One could almost hear the cries ringing out this morning as Britain's left-wing Labour Party pulled off one of the biggest political escape acts in history.
When Prime Minister Theresa May called the General Election two months ago, her Conservative Party was polling 24 points ahead, predicted by some to win a parliamentary majority of up to 200 seats. For two years prior, Labour leader, Jeremy Corbyn, had been widely vilified for his perceived incompetence, regarded by none but his supporters as a credible candidate for Downing Street.
Today, it is Theresa May who lacks all credibility as she cobbles together a coalition that might go forward with Brexit negotiations this autumn, having miserably failed to achieve the overwhelming mandate she explicitly asked the public to give her, losing her slim majority after running one of the most woeful election campaigns of all time – certainly by an incumbent.
Forced to backtrack on pledges made in her very ill-considered manifesto, she was also exposed as weak, anxious and evasive when scrutinised in interviews. Having campaigned on being the “strong and stable” candidate, she proved herself to be the opposite.
Corbyn, by contrast, was reasonable and straightforward, subsuming his own radically leftist instincts within the broader consensus of his party to produce a surprisingly sensible and achievable manifesto based on modest proposals to increase public spending with gentle rises in taxes on corporations and the wealthy.
The Parliament impasse.
Today, his supporters celebrate him as a messiah who has saved his party and transformed the British political landscape – bizarrely overlooking the fact that he actually lost by a considerable margin. In fact, the result is a spectacular failure on Labour’s part too.
Easily the biggest political party in the UK, with a 5,00,000-person membership that is over three times larger than the Conservative party’s, that is not only younger, more energetic and social-media savvy, but also far more deeply embedded in the grassroots of the country, Labour is never the underdog it loves to portray itself as. It should never be celebrating losing an election as it does today, but ruing a historic missed opportunity: an opponent as weak as Theresa May probably will not come again.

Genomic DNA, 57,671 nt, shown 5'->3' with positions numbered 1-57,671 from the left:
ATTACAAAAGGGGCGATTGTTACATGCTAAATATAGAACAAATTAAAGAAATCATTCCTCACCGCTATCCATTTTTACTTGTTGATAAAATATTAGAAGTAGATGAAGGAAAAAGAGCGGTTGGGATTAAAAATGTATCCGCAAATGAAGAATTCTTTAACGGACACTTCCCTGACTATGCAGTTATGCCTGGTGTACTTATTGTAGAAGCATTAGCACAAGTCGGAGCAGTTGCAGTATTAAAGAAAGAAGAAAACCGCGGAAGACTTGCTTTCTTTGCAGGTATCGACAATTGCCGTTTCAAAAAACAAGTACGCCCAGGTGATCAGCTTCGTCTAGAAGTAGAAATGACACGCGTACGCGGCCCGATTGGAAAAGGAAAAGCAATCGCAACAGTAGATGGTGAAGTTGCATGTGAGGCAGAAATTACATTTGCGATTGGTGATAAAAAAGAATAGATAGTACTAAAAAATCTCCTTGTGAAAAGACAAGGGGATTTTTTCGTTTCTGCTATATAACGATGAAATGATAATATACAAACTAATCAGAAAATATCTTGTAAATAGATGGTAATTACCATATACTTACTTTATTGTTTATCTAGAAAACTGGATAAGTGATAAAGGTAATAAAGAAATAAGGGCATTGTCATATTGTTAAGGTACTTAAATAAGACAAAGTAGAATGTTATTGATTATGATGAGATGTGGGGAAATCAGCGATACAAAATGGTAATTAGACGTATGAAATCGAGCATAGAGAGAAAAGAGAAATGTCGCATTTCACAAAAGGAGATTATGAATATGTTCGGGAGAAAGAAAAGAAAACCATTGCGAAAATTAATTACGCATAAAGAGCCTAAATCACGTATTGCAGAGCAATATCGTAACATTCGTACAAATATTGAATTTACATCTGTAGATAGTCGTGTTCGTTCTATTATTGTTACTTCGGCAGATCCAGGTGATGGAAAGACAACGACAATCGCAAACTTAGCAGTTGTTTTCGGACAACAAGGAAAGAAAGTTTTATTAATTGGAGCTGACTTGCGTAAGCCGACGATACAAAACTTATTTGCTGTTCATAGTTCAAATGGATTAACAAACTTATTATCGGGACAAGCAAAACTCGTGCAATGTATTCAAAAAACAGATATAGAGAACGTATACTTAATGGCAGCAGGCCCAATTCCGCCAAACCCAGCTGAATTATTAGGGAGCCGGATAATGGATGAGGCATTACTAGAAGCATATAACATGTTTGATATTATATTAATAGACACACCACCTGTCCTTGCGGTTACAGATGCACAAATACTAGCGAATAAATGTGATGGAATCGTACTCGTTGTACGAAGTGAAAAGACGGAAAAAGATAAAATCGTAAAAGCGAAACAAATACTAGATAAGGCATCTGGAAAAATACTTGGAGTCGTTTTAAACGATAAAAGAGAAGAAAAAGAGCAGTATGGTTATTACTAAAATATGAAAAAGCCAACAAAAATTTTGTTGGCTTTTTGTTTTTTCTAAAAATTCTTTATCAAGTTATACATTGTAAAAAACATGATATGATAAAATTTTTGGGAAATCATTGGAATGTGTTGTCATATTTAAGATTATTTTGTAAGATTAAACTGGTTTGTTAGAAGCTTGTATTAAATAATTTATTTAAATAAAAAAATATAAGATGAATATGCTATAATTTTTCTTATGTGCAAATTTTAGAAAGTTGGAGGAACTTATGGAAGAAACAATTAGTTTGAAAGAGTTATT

Corbyn is not Britain's saviour. He is merely another symptom of the terminal malaise of the British who have yet to come to terms with a world in which they are of marginal relevance and increasingly bystanders to their own destiny.
Like Theresa May, he is unenthusiastically committed to honouring the result of the Brexit referendum, lacking both the sense and courage to tell the public what an impossibility it is. That he campaigned on a platform for social justice while saying nothing to address the economic hardship, especially for the poorest, that Brexit would entail is proof that he is as incapable of coping with his country’s predicament as Theresa May, and the electorate was wise to hand neither of them a mandate.
The past year has exposed the utopian vision of the Brexiteers to be nothing but a dim-witted hallucination. No major economy – not India, China, nor the US – has expressed a shred of excitement about dealing with a UK that is outside of the EU. And the costs of exit, which is still two years away, are already being felt as inflation rises and investment falls. Britain now has the slowest growth of any EU member.
The past few months in Britain, full of jihadi atrocities and an election campaign that showed the governing party to be wholly inept, but which the Opposition still couldn't win, have been a sad indictment of the country.
Today's parliamentary impasse only further underlines its blind and aimless confusion.